Posts Tagged “SKLZ”



SAYZ: chalk talk with the SKLZ team

Speed is the single most important aspect any athlete can obtain to improve their performance. Improved speed entails many benefits other than just being faster, such as explosiveness, flexibility and strength. Speed is something that transcends every sport. If you are fast, most coaches will give you a shot. When it comes to sports, speed does kill.

As the founder of Play Fast Training System, I have trained some of the NFL’s fastest athletes. They train quite a bit differently than young athletes, honing technique to reach peak levels of speed. However, I believe the most critical aspect of speed training for young athletes is not technique. Most young athletes can’t put technique to use in such a way to enhance their performance, they need to simply run, and run fast. For children to be fast, they have to train fast. The goal for improving your child’s speed isn’t about harping on them about their technique or how bad they look or what they should do better. When taking the time to work on speed, children should be encouraged to run as fast as possible every single step. There should be no letting up when it comes to speed training.

CLARITY-

Speed training doesn’t involve being tired. Athletes need to be fresh and fast every time they run. I normally give athletes three to five minutes rest between each rep. I want the athletes to be fully recovered before they run. Remember, athletes need to be able to run as fast as they can every single step.

SUGGESTIONS-

1- Properly warm-up prior to speed training. When it comes time to sprint most athletes aren’t ready to sprint. A through warm-up will ensure their first rep is their fastest rep.
2- Rest is a top priority for speed: Athletes need to be rested to give all they got. For a distance of under 10 yards, give a minimum of one minute rest, any distance over 20 yards a minimum of three minutes rest.
3- Speed training is short distances: You are no longer training for speed if you’re running over 50 yards.

Myth: Once fast, always fast…
Truth: If you don’t use it, you lose it!

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SAYZ: chalk talk with the SKLZ team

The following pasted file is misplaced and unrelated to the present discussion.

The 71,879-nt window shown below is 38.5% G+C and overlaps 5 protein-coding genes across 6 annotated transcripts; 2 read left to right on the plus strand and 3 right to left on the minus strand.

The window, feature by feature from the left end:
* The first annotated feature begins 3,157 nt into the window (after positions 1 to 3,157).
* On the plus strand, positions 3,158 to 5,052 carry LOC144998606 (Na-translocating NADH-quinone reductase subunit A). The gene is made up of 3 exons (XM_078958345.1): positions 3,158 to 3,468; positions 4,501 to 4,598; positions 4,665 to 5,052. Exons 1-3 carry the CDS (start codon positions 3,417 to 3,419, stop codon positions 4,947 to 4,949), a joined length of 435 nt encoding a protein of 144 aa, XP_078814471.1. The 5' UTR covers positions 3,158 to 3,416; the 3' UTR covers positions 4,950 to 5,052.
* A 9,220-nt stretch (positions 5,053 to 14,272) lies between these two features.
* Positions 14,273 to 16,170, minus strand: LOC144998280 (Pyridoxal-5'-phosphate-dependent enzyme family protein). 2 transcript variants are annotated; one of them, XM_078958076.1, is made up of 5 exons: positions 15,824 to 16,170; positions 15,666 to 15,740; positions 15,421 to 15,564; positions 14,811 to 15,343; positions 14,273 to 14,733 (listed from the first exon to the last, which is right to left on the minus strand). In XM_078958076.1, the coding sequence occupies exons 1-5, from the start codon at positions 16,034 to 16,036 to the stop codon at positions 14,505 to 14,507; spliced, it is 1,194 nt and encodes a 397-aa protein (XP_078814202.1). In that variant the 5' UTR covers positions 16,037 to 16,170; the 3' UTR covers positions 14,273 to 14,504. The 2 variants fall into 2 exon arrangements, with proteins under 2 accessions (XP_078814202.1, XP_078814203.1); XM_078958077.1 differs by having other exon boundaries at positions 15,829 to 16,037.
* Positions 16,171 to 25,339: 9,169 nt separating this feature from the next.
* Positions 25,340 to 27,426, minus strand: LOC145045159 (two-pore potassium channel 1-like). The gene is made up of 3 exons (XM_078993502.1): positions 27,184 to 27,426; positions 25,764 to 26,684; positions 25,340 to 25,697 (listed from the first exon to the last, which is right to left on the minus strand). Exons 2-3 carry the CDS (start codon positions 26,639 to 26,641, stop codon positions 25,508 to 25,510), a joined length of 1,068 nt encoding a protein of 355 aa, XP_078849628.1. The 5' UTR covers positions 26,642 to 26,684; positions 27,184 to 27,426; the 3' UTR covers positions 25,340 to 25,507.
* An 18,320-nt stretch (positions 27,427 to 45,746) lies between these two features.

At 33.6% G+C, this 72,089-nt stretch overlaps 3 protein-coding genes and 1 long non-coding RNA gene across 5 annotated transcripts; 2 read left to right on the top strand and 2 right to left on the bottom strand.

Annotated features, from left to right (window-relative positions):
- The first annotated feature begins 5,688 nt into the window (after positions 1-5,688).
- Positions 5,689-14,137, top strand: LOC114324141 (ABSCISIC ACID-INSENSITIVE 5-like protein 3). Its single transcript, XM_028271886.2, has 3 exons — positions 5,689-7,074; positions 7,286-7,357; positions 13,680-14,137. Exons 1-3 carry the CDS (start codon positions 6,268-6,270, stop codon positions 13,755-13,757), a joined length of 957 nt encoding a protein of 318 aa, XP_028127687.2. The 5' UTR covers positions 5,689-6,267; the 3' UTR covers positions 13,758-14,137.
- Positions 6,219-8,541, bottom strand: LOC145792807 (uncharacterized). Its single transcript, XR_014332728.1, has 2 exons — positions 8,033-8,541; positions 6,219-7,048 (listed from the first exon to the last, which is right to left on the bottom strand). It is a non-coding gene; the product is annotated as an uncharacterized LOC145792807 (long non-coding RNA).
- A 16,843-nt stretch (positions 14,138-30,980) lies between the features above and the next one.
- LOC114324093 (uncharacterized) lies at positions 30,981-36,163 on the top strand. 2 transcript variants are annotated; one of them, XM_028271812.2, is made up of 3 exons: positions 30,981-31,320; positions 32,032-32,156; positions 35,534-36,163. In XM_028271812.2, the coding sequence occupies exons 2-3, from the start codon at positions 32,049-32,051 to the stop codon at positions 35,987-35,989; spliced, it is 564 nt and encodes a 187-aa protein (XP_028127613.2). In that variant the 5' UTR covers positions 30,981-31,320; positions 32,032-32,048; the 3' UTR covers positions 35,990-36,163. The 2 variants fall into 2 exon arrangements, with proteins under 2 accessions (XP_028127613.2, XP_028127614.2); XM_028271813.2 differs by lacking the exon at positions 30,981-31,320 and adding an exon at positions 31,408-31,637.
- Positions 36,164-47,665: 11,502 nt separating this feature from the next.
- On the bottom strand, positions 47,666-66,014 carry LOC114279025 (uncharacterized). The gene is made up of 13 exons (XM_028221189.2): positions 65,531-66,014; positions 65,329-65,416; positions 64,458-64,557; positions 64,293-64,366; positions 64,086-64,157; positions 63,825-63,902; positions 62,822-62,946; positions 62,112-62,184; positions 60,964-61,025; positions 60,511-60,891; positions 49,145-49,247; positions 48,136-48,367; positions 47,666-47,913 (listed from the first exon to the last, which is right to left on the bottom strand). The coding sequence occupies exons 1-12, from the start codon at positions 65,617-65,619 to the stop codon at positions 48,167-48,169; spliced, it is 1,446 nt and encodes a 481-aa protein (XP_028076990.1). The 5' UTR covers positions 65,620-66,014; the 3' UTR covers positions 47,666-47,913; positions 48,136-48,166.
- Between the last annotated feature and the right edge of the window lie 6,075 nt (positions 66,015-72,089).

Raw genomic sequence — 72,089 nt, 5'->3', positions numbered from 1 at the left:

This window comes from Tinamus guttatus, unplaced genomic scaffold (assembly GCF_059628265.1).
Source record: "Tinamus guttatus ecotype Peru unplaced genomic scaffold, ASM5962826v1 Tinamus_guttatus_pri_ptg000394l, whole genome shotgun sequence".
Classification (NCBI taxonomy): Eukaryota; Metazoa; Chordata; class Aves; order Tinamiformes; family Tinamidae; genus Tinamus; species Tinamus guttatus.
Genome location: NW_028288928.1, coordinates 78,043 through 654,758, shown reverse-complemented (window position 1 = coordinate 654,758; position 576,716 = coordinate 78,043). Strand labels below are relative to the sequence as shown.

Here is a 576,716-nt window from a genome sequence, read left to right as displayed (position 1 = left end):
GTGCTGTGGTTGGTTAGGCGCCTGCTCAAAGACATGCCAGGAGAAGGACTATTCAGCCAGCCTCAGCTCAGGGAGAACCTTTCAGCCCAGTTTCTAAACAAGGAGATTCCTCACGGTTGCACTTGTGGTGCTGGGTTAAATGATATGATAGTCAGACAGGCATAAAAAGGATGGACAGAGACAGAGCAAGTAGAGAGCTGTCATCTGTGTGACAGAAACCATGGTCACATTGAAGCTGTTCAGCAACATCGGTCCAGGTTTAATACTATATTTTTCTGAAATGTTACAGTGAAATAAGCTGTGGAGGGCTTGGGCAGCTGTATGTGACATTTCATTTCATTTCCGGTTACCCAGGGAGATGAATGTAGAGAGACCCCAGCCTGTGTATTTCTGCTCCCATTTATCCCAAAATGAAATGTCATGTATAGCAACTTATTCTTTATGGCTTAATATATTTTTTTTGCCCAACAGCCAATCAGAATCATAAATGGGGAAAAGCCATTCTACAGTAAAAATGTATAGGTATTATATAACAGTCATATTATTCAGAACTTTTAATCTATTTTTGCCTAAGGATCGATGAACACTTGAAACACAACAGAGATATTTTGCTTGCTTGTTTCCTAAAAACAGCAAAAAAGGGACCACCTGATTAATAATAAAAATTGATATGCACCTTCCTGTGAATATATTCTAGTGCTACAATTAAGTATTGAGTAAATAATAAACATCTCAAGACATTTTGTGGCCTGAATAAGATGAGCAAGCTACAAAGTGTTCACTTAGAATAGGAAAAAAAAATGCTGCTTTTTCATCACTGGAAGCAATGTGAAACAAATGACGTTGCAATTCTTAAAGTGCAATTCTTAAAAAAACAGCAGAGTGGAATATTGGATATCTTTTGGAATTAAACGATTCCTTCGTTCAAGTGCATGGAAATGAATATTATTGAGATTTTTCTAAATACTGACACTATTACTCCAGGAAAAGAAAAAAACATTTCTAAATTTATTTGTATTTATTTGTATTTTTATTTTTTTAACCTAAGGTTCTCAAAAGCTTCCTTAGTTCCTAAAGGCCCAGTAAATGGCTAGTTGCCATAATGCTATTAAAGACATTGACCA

In an article written by Doug Hix of Youth Fitness Magazine, we come to see that being a successful athlete doesn’t mean making it big time. In all reality being a successful athlete is setting personal goals and pushing yourself to your full ability to reach them. Read on to find out more about this:

Football Team

In my opinion, John Wooden is the most successful basketball coach to ever step on the hard wood. In 2009 the sporting news agreed with me by naming Coach Wooden as the “Greatest Coach of All Time”. His accomplishments are so many that I don’t even want to try to list them all. Of all his great accomplishments and words of wisdom there is something that Coach Wooden said that really inspired me. It’s a quote of his that states, “Success comes from knowing that you did your best to become the best that you are capable of becoming.”


I think this speaks so strongly to what success really should look like. So many of you think success is starting on Varsity, getting a college scholarship, or making it to the pros. Those are successful attainments, however, that’s not the measurement of success in your own life. Success is measured against the ability you have been given and how much you have done with it. Everyone is given a different measurement of ability and your success is dependent upon what you do with your measure (share).


Let me share an example of this for you. During training one day I paired a really fast guy up against an athlete that was a little slower. I said the “loser has to do an extra rep… one, two, three, GO”! They were off racing around cones and the fast guy began to pull away. After about 20 yards of running he had a 3-yard lead, he slowed down as he crossed the finish line and thought he was the winner. The athlete that was a little behind ran all the way through the line and finished strong but frustrated because he thought he had lost. However, I declared the faster athlete the loser and the other athlete the winner. The faster athlete said “what, your kidding right?” I explained to him being a faster athlete does not make you a winner. A winner is someone giving everything they have all the time, not just part time.


Crossing the finish line

I think success first should start with the basic premise that winning or losing is not a measurement of success. A common term used in track and field is PR (personal record). After every track meet in college our coach would announce when someone set a PR and everyone would clap. We knew that person competed at their best and was successful. Every workout and every game focus on setting a PR, then you will always be a winner and possibly achieve more than those with greater ability than yourself.


Coach Wooden was quoted as saying “never mistake activity for achievement”. If you are NOT giving your all every day in every way, then you are not maximizing your ability.

Youth Fitness Magazine

Youth Fitness Magazine was created by SKLZ Team Member Doug Hix, with one mission in mind: to educate parents with knowledge and training tools that will help them make the best decisions for their children’s sporting/fitness routine. To get the latest tips in training and nutrition, information on sports injuries and sports specific techniques, sign up at www.youthfitnessmag.com.

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